How to detox your business from 3 deadly P’s
Last week I addressed the danger in falling prey to three toxic business behaviors: perfectionism, (over)planning, and procrastination.
But it’s not enough to be aware of them; you have to take action against them if you want your business to thrive. Here’s how.
Acknowledge that “good” is often good enough.
You’ve probably seen examples of workmanship which you considered shoddy, but which were deemed “good enough” by the worker. This type of “good enough” has no place in a high-quality business, since it typically indicates ineptitude, laziness, or a willingness to cut corners.
But it’s not only possible for an offering to be acceptably good enough – it’s smart.
Putting out good-quality work makes sense for several reasons:
- it keeps you from being paralyzed by the quest for perfection
- it enables you to keep moving forward instead of stalling, and staying in motion is inevitably easier than getting in motion
- it provides priceless feedback from your market, which you can then use to improve version 2.0
Accept iterations as a part of normal business life.
How often have you had something work out just right the very first time you tried it?
If you’re like the majority of people, the answer is “not very often”.
Are your habits nurturing your business or poisoning it?
The fact is, there will always be room for improvement in any activity you undertake, whether professional or personal. The faster you accept this, the easier it is to put your work out into the world, knowing that you’ll have a chance to make it better in its next iteration.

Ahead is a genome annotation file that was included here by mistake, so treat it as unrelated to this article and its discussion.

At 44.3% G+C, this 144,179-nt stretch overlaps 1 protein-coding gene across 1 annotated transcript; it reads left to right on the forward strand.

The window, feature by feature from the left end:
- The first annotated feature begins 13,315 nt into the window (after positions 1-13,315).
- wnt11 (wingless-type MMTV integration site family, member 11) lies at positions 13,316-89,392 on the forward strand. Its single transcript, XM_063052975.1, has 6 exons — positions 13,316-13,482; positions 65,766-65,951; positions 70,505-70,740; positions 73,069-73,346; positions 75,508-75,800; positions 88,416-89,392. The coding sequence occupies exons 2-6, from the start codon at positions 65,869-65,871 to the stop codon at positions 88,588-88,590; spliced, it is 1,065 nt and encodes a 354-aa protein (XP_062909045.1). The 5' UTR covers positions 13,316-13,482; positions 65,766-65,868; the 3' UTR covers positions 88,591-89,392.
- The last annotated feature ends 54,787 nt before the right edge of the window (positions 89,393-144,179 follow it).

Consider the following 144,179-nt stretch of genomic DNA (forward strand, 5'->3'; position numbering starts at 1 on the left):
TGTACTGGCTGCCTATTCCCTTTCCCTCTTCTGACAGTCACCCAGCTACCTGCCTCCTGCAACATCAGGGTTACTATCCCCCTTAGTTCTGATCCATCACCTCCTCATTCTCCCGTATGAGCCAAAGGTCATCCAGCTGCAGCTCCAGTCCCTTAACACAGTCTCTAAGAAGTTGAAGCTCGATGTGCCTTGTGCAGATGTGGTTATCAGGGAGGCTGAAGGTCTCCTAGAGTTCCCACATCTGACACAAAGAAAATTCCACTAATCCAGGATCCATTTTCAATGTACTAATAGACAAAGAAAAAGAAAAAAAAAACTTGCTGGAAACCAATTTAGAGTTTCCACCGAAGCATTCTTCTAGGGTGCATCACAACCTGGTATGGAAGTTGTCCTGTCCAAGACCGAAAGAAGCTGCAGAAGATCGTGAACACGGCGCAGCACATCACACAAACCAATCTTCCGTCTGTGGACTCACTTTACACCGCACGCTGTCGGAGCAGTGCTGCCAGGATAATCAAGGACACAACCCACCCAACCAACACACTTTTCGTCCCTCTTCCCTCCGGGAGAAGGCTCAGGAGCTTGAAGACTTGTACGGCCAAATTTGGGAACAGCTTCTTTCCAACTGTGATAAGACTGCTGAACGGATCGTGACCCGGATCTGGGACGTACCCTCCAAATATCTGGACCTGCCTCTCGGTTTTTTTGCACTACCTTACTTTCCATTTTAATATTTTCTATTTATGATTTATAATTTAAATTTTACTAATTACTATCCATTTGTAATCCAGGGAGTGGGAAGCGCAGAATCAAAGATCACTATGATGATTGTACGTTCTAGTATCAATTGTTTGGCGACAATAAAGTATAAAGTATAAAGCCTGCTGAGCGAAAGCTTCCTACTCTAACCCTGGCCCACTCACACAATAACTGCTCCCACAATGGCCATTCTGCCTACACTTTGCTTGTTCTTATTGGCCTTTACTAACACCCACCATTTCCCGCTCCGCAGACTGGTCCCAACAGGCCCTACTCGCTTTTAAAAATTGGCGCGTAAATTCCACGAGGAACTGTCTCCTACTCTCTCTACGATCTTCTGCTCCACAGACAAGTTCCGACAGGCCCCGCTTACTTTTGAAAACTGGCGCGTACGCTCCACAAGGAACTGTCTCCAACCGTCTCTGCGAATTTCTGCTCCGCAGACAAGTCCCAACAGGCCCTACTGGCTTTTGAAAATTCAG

Do. It. Now.
You have two real choices when faced with an unpleasant, uncomfortable, or tedious-but-necessary task: ignore it or grit your teeth and jump on it right away.
In my experience, it’s far more common for anticipation to be worse than actual experience. (One obvious exception is prepping for a colonoscopy; that’s always as bad as you expect it to be. Just sayin’.)
So if procrastination is part of your daily routine, experiment with these tools to break that habit and replace it with a “do it now” approach.
- remember that you can handle pretty much anything for 15 minutes, so schedule this “take care of obnoxious tasks” time in your calendar every day, and enlist a no-nonsense friend or associate to hold you accountable
- before tackling the task, dwell on the relief, accomplishment, and pride you’ll feel when it’s done; use this as a lure to forge ahead
- if you feel even the slightest impulse to tackle an ignored task outside of your scheduled time, act on it
- build in rewards for having cleared some challenging task off your To Do list (for me, the Brownie Cascade at the local ice cream shop works wonders)
What techniques have you found to help when dealing with perfectionism, (over)planning, and procrastination? Share your successes in the Comments section below – and remember to share this with any of your buddies who are struggling with these counterproductive habits.
(BTW, thanks to Practical Cures for posting the detox image on Flickr.)This entry was posted in action plan and tagged effectiveness, habits. Bookmark the permalink.